As the play opens, the first monologues or dialogues introduce the situation. Be sure to note this information since the place or location may tell you something about the characters and the atmosphere of the play. You will want to consider the time (of the year, of the day), place (region, city or rural), and other concerns, such as language, culture, and socio-historical contexts. It is important to know as much as possible about the setting so you can imagine the characters and interpret what they say and do.
A play generally includes stage directions, which are notes in the text of the play that are not spoken during the performance. These directions instruct the actors and director about various aspects of the performance, such as when characters should exit and enter the stage and where props should be located. Stage directions often include the most detailed account of a play’s setting. You might be tempted to skip over or just scan the stage directions; however, they are crucial for attaining a full and nuanced understanding of the play.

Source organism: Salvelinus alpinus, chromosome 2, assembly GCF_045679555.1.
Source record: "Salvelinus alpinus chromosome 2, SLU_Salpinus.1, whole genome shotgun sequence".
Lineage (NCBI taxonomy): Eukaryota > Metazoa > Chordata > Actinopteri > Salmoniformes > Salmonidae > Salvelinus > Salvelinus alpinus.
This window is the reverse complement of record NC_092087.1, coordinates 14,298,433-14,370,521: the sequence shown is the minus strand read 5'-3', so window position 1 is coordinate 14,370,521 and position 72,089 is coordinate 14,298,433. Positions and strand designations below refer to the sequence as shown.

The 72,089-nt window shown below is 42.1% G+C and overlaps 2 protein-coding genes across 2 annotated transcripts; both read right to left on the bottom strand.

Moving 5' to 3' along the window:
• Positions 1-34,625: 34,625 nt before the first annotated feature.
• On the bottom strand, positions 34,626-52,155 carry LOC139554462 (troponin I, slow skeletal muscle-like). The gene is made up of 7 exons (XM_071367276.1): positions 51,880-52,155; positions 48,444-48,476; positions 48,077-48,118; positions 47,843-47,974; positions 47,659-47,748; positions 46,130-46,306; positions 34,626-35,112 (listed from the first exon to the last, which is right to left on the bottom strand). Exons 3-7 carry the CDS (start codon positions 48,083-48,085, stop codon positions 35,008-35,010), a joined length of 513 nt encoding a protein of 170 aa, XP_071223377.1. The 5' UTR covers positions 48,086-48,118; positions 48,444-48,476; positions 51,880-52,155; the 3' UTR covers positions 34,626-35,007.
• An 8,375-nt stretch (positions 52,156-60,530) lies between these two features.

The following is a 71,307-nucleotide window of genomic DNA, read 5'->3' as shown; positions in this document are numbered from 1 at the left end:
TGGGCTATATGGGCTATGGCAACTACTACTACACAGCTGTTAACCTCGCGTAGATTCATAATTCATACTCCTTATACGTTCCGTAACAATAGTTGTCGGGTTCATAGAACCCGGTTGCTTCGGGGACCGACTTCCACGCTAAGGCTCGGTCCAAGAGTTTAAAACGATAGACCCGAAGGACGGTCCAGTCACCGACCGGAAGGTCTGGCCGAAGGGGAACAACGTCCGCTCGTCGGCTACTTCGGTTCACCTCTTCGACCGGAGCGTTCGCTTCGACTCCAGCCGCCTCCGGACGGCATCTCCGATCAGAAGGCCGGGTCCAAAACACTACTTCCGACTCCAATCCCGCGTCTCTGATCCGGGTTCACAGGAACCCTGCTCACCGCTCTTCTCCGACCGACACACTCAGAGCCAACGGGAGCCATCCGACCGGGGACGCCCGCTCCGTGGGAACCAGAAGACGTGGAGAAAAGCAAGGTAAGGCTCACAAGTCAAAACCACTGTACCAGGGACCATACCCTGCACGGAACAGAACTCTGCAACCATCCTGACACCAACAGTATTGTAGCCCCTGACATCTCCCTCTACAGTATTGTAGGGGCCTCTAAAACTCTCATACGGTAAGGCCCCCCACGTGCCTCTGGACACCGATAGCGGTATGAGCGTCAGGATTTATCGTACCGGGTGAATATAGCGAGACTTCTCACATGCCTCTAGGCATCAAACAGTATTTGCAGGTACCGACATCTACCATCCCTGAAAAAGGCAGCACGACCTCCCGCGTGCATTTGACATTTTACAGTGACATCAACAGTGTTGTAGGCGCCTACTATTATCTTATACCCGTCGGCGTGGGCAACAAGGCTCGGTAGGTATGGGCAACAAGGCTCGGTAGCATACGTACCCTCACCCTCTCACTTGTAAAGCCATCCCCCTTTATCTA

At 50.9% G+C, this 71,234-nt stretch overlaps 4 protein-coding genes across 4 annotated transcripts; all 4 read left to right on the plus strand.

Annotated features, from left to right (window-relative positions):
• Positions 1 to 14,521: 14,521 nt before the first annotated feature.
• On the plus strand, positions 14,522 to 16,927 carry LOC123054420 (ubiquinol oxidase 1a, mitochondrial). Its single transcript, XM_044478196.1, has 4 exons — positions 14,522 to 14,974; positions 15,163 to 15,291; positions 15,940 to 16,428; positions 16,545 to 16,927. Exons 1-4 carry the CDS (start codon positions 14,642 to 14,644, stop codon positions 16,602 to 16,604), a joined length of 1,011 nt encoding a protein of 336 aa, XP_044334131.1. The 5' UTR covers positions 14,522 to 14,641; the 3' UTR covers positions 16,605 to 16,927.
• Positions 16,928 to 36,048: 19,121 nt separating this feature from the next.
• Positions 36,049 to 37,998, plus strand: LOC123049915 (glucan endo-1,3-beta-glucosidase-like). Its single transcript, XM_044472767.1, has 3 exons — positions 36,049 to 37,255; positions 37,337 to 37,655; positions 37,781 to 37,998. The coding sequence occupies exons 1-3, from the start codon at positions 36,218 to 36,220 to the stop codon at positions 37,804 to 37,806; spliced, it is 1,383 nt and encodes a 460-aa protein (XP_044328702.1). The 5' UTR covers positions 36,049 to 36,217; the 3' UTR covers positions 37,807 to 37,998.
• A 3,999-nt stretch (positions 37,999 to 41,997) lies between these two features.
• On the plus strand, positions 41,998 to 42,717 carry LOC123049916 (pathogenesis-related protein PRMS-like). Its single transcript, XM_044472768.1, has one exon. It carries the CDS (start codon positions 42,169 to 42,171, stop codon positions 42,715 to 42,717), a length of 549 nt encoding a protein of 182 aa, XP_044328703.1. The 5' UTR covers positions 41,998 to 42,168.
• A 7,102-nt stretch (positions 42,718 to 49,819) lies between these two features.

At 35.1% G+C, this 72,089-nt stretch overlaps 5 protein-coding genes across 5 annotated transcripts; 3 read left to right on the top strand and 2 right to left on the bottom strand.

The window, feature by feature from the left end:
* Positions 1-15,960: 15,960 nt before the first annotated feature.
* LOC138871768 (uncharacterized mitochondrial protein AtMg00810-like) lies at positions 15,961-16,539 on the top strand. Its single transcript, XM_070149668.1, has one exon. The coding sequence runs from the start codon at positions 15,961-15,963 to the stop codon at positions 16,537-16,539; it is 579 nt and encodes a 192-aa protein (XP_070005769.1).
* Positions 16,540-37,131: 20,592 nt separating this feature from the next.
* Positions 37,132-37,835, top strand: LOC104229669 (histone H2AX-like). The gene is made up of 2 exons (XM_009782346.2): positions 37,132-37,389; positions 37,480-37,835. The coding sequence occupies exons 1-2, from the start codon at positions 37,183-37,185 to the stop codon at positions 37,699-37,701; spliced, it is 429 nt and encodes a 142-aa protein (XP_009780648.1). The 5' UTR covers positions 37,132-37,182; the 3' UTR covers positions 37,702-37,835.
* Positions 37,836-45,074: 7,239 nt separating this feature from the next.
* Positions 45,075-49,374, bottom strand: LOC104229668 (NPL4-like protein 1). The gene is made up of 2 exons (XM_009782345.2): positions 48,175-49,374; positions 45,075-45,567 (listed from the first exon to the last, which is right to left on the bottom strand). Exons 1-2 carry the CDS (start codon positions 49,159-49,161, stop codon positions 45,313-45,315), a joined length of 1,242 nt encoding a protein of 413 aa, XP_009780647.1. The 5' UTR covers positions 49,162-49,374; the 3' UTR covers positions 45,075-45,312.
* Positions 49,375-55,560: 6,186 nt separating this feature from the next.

Ultimately, the setting can simply function as a backdrop for the events of the play or it can have a profound effect on them. Settings sometimes symbolically represent plot and character issues. For example, a locked door could represent an emotional or spiritual obstacle within a character’s life. At other times, settings play an active role within a story, limiting or permitting the characters’ actions.
When considering the setting of a play, try to identify the details that seem most important. In what ways does the setting influence the events and characters? How does the setting reflect the central ideas of the play? Does it constrain or liberate the characters? Does it produce certain responses from the audience?